THIS is the autobiography of a rare type of Christian, an Evangelical of personal Calvinist piety, who is also deeply committed to the struggle against racial injustice.
Michael Cassidy, born in 1936, was brought up in Lesotho and educated at a prestigious Anglican boarding school in South Africa. In his teens, his vision was inspired by veteran white liberals such as Patrick Duncan and Alan Paton; Gandhiism became part of his DNA. At Cambridge, he experienced powerful conversion through the Christian Union. At the same time, inspired by Fr Trevor Huddleston CR, he joined other South African undergraduates in writing to The Times to warn that white South Africans were engaged in massive self-deception. He went on to study in the United States, where his commitments were finally formed. For the rest of his life, his two heroes would be Billy Graham and Martin Luther King, Jr.
There are three main strands in the book from this point. The first is Cassidy’s vocation to found a movement, African Enterprise, with the objective of conducting evangelistic missions in every main city in Africa. He and his team have taken their programme all over the continent, sometimes, most particularly in Rwanda, in places of extreme difficulty and conflict.
The second strand is the author’s continual closeness to, and conversation with, God. His story testifies to God’s presence with him in many trials and anxieties, as well as many blessings, including his marriage and family life; his sense of God’s faith-fulness is constant and joyful.
The third strand, which dominates the latter half of the book, concerns the struggles against racism in South Africa. Cassidy’s attempts to form gatherings of black and white people together were constantly obstructed by the apartheid system. But, after one dismal attempt at compromise, he stuck to the principle that African Enterprise’s work would be racially inclusive.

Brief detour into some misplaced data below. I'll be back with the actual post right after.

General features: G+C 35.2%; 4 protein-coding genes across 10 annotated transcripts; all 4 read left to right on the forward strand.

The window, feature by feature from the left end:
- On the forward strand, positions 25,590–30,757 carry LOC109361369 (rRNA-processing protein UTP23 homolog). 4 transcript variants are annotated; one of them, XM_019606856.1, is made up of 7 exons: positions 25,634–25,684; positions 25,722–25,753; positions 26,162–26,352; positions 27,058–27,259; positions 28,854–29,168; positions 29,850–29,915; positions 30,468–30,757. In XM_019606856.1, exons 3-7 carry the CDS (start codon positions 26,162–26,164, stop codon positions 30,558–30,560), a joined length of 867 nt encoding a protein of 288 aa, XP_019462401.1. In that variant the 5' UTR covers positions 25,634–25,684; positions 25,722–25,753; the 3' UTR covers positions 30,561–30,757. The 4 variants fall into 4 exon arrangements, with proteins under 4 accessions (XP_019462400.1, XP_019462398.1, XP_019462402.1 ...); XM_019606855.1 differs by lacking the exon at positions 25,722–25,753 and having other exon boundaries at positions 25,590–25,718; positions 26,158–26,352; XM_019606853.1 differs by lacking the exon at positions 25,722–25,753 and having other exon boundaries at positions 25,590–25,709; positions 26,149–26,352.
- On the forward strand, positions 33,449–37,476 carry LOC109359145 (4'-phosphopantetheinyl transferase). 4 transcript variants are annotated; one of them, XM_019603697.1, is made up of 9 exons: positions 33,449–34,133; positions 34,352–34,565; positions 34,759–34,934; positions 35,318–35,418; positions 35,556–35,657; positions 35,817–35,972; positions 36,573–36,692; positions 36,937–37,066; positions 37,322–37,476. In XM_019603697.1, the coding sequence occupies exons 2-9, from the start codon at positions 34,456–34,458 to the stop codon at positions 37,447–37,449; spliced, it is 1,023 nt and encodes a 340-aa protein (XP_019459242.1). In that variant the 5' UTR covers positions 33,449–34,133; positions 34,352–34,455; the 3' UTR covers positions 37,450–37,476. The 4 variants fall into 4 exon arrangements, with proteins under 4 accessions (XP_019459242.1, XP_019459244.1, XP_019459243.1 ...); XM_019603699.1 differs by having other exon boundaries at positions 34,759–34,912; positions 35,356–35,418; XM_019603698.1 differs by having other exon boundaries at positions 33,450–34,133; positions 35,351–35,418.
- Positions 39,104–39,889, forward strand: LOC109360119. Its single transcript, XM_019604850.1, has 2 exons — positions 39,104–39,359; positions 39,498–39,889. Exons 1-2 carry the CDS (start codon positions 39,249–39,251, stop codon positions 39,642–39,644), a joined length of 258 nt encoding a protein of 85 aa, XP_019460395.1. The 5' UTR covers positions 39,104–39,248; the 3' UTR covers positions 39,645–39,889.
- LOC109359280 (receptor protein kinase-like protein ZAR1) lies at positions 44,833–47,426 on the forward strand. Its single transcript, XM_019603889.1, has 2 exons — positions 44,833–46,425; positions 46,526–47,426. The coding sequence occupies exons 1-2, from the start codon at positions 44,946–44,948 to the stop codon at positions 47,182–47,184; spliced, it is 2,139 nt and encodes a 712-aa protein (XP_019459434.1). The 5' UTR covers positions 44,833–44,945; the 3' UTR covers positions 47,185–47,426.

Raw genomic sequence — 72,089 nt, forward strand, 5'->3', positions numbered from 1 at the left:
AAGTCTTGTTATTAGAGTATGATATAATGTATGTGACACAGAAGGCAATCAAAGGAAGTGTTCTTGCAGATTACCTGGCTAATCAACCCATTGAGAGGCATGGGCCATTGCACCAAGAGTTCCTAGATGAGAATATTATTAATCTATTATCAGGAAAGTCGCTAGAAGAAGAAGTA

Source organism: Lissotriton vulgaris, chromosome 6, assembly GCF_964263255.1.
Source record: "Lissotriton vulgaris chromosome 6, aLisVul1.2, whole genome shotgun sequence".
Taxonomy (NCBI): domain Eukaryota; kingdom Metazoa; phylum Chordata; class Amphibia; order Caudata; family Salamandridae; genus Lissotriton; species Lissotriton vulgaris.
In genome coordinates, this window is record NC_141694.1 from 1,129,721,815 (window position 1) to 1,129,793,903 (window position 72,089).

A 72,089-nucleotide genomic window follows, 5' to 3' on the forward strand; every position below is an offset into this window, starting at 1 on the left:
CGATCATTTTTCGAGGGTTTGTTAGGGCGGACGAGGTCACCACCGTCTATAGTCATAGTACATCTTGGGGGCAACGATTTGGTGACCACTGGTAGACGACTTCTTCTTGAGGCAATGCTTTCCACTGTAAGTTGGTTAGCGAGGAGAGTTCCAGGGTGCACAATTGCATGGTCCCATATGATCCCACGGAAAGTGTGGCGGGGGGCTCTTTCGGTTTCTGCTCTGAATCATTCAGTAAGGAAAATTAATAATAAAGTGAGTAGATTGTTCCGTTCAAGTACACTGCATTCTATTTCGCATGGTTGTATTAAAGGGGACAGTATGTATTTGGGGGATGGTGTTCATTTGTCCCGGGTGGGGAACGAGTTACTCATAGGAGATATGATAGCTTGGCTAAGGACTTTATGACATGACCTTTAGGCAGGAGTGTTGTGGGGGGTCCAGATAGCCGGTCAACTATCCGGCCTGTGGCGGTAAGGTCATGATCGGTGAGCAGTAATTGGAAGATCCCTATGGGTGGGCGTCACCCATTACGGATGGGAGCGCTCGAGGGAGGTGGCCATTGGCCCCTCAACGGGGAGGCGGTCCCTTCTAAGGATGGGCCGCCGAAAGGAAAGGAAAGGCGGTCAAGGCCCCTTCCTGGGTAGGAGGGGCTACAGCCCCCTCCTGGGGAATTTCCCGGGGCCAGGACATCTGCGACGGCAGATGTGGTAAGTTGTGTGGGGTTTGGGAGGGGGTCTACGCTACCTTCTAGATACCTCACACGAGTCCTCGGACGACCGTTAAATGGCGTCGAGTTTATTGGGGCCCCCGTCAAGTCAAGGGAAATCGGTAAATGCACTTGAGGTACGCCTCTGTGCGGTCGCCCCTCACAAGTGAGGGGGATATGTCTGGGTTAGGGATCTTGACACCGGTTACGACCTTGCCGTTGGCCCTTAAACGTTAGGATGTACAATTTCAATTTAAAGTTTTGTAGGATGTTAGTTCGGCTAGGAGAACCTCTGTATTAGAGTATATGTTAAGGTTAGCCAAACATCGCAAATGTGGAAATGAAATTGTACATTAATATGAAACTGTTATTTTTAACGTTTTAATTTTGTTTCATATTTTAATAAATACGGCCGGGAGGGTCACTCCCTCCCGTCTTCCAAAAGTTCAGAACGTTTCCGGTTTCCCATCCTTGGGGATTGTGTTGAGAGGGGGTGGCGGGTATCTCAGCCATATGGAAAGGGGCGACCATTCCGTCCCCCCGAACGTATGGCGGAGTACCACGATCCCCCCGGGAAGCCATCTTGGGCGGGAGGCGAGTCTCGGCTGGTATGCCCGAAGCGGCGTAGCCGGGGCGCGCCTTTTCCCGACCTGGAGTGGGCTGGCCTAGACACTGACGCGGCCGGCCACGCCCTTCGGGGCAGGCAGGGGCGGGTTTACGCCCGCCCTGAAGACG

At this point, he found allies among ecumenical colleagues. He came to recognise that Christians in the “liberal” anti-apartheid stance were deeply grounded in biblical and theological commitment. And ecumenical allies could see in Cassidy that Evangelicalism was more than an other-worldly individualistic piety. In league with the South African Council of Churches, Cassidy’s team was involved in a series of significant gatherings that enabled a growing commitment to the overthrow of apartheid.
This book is essentially an autobiography; so it tells the story from the author’s point of view. He introduces a few of the ecumenical colleagues with whom he worked, but he says little about the organisations in which they served. He mentions Beyers Naudé simply as “a courageous Afrikaner”, without reference to the unique witness given by Naudé and other dissenting Afrikaners through the Christian Institute. Cassidy records his several meetings with state presidents, along with his own part in the struggle to persuade Chief Mangosuthu Buthelezi and the Inkatha Freedom Party to take part in the 1994 election; but he sees this as primarily a traditional inter-tribal conflict, not recognising the way in which the Zulu opposition to the African National Congress (and, incidentally, to Archbishop Desmond Tutu) had been energised by leverages from Britain.
So it is a good story, well told to the praise of the Lord; it is a personal window into the wider story.
The book is a credit to its publishers, but is let down by the inclusion of too many unnecessary and badly reproduced photographs.
The Rt Revd John D. Davies, a mission priest and university chaplain in South Africa from 1956 to 1970, served in the Christian Institute of Southern Africa, and in the South African Council of Churches.
Footprints in the African Sand: My life and times
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